“If I didn’t know how to perfectly say something in France, I would just avoid the situation entirely,” she said. 
Jaisy experienced blatant discrimination in Paris, far and above anything she’d experienced in New York. She’d be treated poorly at restaurants, overhear snide comments and even had someone remark that she probably couldn’t afford to spend money at an establishment .
“I was checking out at a hair salon once, and I happened to look in the direction of a woman getting her hair washed, and she was in the middle of saying something racist about Arabs,” Jaisy recalls. “We made brief eye contact and she apologized, saying she didn’t know I was listening. I just told her I wasn’t Arab, which prompted one of the salon workers I’d been to regularly to ask where I was from. When I told her I was Dominican, the woman said: ‘Oh, that’s why you speak French — we civilized that country many years ago.’ “ 
[This is not only racist but also factually incorrect; the Dominican Republic was originally a Spanish colony.]
“I was too stunned to react, I think. That was the first time I’d experienced something that blatant, but those kinds of exchanges ended up being pretty common here.”
People in France would assume she’s North African — a group of people who are heavily discriminated against and targeted particularly in Paris. 
“Those things don’t cut me as deep, because it’s not accurate; however the thoughts and sentiments are absolutely nasty, and I can definitely relate that to things that are closer to home.”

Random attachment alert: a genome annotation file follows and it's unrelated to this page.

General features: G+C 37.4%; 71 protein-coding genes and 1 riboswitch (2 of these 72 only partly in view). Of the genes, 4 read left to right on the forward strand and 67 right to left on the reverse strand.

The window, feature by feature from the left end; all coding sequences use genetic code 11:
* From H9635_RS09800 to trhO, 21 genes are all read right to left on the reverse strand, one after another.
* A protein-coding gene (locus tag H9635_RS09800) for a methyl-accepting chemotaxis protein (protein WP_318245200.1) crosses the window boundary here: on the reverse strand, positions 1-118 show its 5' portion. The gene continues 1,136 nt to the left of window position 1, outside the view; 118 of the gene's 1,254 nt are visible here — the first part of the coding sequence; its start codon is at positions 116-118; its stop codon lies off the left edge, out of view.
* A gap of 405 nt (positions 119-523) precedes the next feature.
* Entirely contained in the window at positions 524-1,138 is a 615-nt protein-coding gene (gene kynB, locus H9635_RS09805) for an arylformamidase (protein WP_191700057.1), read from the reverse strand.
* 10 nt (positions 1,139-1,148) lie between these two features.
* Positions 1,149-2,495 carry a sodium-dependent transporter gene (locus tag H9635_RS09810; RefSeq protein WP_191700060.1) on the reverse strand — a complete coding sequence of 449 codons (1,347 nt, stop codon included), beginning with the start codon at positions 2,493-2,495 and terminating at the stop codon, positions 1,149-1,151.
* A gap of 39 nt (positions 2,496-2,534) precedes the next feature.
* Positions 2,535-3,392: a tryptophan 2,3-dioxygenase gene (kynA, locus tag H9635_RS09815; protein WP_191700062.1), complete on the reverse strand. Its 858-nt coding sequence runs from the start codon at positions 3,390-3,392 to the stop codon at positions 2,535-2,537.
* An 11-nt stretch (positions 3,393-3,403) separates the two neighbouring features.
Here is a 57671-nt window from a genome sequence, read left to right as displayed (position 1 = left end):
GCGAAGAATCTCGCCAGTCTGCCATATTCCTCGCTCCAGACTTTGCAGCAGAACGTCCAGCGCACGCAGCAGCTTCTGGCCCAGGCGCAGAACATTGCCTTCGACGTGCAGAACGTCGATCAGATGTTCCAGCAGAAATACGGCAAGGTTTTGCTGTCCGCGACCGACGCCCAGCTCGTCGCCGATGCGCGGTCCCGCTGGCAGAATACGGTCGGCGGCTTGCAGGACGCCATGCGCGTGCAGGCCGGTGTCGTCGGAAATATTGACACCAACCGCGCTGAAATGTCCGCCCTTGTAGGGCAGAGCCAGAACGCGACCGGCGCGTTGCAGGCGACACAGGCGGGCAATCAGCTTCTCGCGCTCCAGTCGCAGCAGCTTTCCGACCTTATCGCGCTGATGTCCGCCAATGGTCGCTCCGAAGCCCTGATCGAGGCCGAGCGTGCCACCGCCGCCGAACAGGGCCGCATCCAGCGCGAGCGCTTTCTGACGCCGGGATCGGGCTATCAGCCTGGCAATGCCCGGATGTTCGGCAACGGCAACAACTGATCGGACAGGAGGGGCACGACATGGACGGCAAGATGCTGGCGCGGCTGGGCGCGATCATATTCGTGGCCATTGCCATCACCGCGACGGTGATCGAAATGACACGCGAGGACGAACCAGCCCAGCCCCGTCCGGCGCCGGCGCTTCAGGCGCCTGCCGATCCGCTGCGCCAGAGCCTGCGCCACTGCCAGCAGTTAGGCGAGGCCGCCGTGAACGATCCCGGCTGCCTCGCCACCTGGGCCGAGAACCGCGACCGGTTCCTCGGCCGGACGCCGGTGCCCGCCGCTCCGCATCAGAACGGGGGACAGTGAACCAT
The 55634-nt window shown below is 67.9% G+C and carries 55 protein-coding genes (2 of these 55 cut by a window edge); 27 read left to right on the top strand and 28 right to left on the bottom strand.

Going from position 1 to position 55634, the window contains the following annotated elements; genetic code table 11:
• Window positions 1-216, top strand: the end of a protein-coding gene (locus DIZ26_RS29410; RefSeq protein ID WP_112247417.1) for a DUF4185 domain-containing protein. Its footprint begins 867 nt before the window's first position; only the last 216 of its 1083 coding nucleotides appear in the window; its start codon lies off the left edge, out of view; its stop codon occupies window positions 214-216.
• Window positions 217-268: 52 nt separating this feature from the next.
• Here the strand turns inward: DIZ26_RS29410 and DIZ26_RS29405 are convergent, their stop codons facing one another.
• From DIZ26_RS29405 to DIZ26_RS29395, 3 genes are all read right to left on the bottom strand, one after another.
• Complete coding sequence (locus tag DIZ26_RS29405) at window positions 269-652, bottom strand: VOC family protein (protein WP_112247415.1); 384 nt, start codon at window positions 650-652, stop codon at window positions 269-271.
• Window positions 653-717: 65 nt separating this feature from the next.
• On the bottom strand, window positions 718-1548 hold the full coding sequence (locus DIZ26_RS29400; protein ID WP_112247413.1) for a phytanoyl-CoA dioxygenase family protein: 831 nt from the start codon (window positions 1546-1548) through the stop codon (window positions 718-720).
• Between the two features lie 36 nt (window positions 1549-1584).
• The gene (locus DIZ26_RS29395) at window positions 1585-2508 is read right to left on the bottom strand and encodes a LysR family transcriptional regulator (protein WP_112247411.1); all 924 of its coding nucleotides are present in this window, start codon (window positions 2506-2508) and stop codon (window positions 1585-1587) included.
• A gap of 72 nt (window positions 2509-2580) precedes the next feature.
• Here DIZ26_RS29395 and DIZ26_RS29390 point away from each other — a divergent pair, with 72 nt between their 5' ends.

All that being said, after returning to the states for several years, Jaisy decided to move back to Paris permanently last year, in spite of these experiences. For her, it’s fairly simple; although racism can be especially overt there, it’s not systemic in the way that it is in the U.S.; the lack of institutionalized racism, perhaps unsurprisingly, makes for a better life.
Jaisy’s more explicit experiences with racism in the states were more recent, upsetting, and closer to home. Her older brother was arrested for DUI in New York two years ago, and it exposed her to American racism in a way she hadn’t seen before.
It was early on New Year’s Day, and he had pulled over on his way home from a party when he realized he was too drunk to drive. He parked the car, left it running to keep the heat on in the January cold, and ordered an Uber — then fell asleep while waiting for it. Because the car was running with him in the driver’s seat, when a police officer found him he was still considered to be driving under the influence.
After being arrested, he was informed that there was a warrant for his arrest in another state for a drug-related crime that he didn’t commit. He was advised by his lawyer not to plead guilty to the DUI, since it was better for him to address that case without a previous conviction. As a result, he had to wait it out in jail in downtown Manhattan for six months. 
“It was terrible — and the intense and graphic incidents he witnessed every day were truly awful,” she said.
Some of the worst parts of the experience was being on the receiving end of police bias and discrimination.
“They would just own up to their racism; saying, ‘We know you did this because you’re Dominican. Dominican guys like you do this kind of stuff.’ He was treated extra harshly because he was assumed to be guilty. And because he was assumed guilty, he was treated as disposable.”
The whole experience also highlighted for Jaisy her relative privilege, based on something as trivial as skin tone.
“My brothers are both darker-skinned, and because I’m lighter-skinned I have some fluidity that they don’t have,” she said.
Overall, Jaisy’s heritage, family and interactions have certainly influenced her own identity and her view of the world, but for her (and all of us) that’s ever-evolving.
“Honestly, I feel like I’m still in the middle of my experience as an immigrant; I’m not a first generation American, and now I’m in another country altogether. There’s no one factor that’s created my identity, like anyone else. I am just the collection of all my experiences.”